The moon, it is said, can weave magic too irresistible to ignore, especially when it rises high on a warm autumn night.
Rin felt its tug this night. For four nights she had been alone in this place, her lord and husband gone. Missing his presence, the touch of his youki, his scent, sleep escaped her. Her bedding was sweaty because of the heat, her body tired of being pent up in a house, even if it was under the gentle care of her brother-in-law and his family.
Quietly, quietly, she slid open the door. Dressed only in a thin summer kosode, she slipped out of the house and let the moonlight guide her down the path through the garden to the pond beyond. Spring-fed, the cool waters reflected the brightness of the moon, and promised soothing, rest, relief from her uneasiness.
Unfastening her obi, she let the soft cotton glide to the ground. The moonlight played on her skin, highlighting it and the soft curves of her petite body. She stepped into the water.
The moon wove its magic around Sesshoumaru as he neared the house high in its mountain valley. Stepping out of the shadows for a moment to pause at a rise above the house, he breathed in the night air, letting the magic that was afoot tonight wash over him, through him. Old stories of tennyo, descending from the moon with their feathered robes came to mind teasing him. The moonlight touched his clothes and his eyes and his hair, white and amber and silver, making him seem spectral, otherworldly as the images haunting him. Shaking his head, he moved on.
But even as he walked, the magic increased. He felt the tug of something, just on the edge of his mind, a faint trail of scent and sound. He allowed his feet, as moon-drunk as the rest of him, to wander towards it.
Her voice, soft, delicate, unexpected, reached him first.
“Tell me, silent moon,
tell me what you remember
of his silver hair,
how it floats on the breeze
whenever he walks in the night.”
He knew that voice, had heard it whisper words in the midnight, but had not expected to hear it tonight, out of doors in the moonlight.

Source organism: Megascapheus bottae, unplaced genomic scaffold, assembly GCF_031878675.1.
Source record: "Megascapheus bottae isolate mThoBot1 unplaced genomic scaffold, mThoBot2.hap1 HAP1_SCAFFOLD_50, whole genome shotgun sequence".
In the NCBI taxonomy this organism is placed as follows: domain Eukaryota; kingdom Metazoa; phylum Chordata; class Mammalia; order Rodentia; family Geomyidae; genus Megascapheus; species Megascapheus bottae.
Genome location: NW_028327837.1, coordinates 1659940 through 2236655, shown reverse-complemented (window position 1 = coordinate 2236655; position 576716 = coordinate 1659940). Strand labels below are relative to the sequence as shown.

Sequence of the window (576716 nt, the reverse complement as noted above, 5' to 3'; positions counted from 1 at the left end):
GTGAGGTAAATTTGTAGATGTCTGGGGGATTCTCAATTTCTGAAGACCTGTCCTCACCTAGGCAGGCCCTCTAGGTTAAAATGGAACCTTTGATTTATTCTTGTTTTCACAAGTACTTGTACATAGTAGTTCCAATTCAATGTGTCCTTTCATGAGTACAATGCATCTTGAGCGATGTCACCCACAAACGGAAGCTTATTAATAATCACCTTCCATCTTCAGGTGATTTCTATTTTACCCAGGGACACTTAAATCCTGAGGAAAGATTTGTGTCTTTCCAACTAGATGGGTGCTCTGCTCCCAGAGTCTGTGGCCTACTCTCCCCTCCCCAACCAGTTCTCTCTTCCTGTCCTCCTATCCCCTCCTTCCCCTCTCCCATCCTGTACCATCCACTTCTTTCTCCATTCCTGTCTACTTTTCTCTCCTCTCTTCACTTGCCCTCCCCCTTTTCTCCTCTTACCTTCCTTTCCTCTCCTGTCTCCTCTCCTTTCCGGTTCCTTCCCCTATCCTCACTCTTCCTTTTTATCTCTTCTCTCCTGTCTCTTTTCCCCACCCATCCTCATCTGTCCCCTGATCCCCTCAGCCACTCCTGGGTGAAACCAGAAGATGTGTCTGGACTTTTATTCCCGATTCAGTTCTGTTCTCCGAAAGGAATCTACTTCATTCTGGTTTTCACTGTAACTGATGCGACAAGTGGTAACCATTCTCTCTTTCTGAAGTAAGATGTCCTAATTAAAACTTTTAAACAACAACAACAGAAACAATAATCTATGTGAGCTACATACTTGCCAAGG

“Tell me, O cold moon,
how his eyes, they flash golden,
caught by your pale light
as he passes through night’s shadows
whenever he walks in the dark.”
Moving silently, he passed unseen from shadow to shadow, drawing nearer the pond.
“How I long for him
when you shine brightest, O Moon,
and he is not there,
and in the long, hot midnight,
I find no rest in your light.”
Peering through branches that sheltered him in their shadows, he saw her, sitting on a slab of stone, her feet dangling in the cool waters of the spring. The moon highlighted her skin with soft luminescence, accenting the soft curve of her hip and waist and breast with a delicate play of light and shadow. His breath caught in his throat for a moment as he watched her. The breeze, which had hidden her scent from him up to this time, shifted, and he caught the warm spice that was especially hers, tinged both with longing and a faint touch of melancholy. He could feel the stirrings of something within, a warm glow that would fast ramp up to a hunger that would demand to be satisfied as he breathed deeply, yet he, caught by the magic of the moonlight, was unwilling, quite yet, to disturb the beautiful picture in front of him.
She bent forward, and caught a double handful of water, brought it up to the base of her neck, and let the water trickle down, cascading in moonlit rivulets down her chest, across the soft perfection of her breasts, the cup of her navel, to disappear into the shadows below.
A single pearl-like drop clung to the dusky peak of one breast. His tongue itched to catch that drop, to trace it back to its source, and beyond, the warm softness of her neck, the sweet cavern of her mouth.
It was too much. Spying her robe on the ground, he silently glided over and picked it up, replacing it with his two swords, then intentionally made a noise.
She looked up, her dark eyes going from surprise to smolder almost immediately. She said nothing, but a glow lit up her face as she watched him step near her.
He swallowed, his golden eyes capturing his as he stood above her. “A tennyo cannot fly back to the heavens unless she has her feather robe, O moon maiden. I have your robe here.” He held up her kosode. “You cannot fly away.”
She stood up, beautiful, petite, dressed only in the moonlight and walked towards him.
“Then, my Lord,” she said, standing in front of him, not meeting his eyes, but lightly laying a hand on his chest, “You have the better of me. Whatever shall I do?”
He covered her tiny hand with his much larger, wrapped the other around her waist, pulled her to him firmly. “Be with me. Tonight. Now.”
“Always,” she whispered, then pulled the knot of his obi.